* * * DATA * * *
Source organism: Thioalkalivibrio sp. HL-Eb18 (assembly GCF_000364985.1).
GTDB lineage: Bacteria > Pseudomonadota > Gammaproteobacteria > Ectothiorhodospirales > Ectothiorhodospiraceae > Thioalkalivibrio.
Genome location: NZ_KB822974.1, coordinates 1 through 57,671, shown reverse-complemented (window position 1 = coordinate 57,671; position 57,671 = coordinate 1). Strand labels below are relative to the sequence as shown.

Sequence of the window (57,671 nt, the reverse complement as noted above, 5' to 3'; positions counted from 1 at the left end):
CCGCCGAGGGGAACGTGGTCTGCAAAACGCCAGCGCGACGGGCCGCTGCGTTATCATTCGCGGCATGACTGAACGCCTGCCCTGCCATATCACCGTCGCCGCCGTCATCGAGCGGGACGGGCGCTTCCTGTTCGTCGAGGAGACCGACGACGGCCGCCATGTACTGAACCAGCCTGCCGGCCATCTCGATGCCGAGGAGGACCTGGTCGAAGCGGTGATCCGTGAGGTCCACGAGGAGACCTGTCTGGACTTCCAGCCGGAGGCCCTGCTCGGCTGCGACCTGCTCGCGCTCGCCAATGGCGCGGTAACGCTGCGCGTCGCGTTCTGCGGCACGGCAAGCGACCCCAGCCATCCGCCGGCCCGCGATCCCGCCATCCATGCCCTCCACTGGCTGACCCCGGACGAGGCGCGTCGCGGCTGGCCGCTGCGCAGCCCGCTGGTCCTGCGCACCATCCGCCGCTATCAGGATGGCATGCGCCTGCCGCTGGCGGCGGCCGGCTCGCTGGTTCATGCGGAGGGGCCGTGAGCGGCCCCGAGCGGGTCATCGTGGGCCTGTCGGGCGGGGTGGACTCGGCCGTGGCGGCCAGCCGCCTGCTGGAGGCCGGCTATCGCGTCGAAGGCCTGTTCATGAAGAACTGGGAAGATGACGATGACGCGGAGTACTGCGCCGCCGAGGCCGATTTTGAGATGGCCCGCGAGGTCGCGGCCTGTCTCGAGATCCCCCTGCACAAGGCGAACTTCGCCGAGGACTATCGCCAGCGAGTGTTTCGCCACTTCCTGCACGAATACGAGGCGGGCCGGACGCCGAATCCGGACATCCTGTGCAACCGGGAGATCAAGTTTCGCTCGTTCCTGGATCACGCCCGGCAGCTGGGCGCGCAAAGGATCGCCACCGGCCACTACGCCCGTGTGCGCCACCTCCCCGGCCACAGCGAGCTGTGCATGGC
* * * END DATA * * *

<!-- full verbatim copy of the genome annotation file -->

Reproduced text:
Source organism: Thioalkalivibrio sp. HL-Eb18 (assembly GCF_000364985.1).
GTDB lineage: Bacteria > Pseudomonadota > Gammaproteobacteria > Ectothiorhodospirales > Ectothiorhodospiraceae > Thioalkalivibrio.
Genome location: NZ_KB822974.1, coordinates 1 through 57,671, shown reverse-complemented (window position 1 = coordinate 57,671; position 57,671 = coordinate 1). Strand labels below are relative to the sequence as shown.

Sequence of the window (57,671 nt, the reverse complement as noted above, 5' to 3'; positions counted from 1 at the left end):
CCGCCGAGGGGAACGTGGTCTGCAAAACGCCAGCGCGACGGGCCGCTGCGTTATCATTCGCGGCATGACTGAACGCCTGCCCTGCCATATCACCGTCGCCGCCGTCATCGAGCGGGACGGGCGCTTCCTGTTCGTCGAGGAGACCGACGACGGCCGCCATGTACTGAACCAGCCTGCCGGCCATCTCGATGCCGAGGAGGACCTGGTCGAAGCGGTGATCCGTGAGGTCCACGAGGAGACCTGTCTGGACTTCCAGCCGGAGGCCCTGCTCGGCTGCGACCTGCTCGCGCTCGCCAATGGCGCGGTAACGCTGCGCGTCGCGTTCTGCGGCACGGCAAGCGACCCCAGCCATCCGCCGGCCCGCGATCCCGCCATCCATGCCCTCCACTGGCTGACCCCGGACGAGGCGCGTCGCGGCTGGCCGCTGCGCAGCCCGCTGGTCCTGCGCACCATCCGCCGCTATCAGGATGGCATGCGCCTGCCGCTGGCGGCGGCCGGCTCGCTGGTTCATGCGGAGGGGCCGTGAGCGGCCCCGAGCGGGTCATCGTGGGCCTGTCGGGCGGGGTGGACTCGGCCGTGGCGGCCAGCCGCCTGCTGGAGGCCGGCTATCGCGTCGAAGGCCTGTTCATGAAGAACTGGGAAGATGACGATGACGCGGAGTACTGCGCCGCCGAGGCCGATTTTGAGATGGCCCGCGAGGTCGCGGCCTGTCTCGAGATCCCCCTGCACAAGGCGAACTTCGCCGAGGACTATCGCCAGCGAGTGTTTCGCCACTTCCTGCACGAATACGAGGCGGGCCGGACGCCGAATCCGGACATCCTGTGCAACCGGGAGATCAAGTTTCGCTCGTTCCTGGATCACGCCCGGCAGCTGGGCGCGCAAAGGATCGCCACCGGCCACTACGCCCGTGTGCGCCACCTCCCCGGCCACAGCGAGCTGTGCATGGC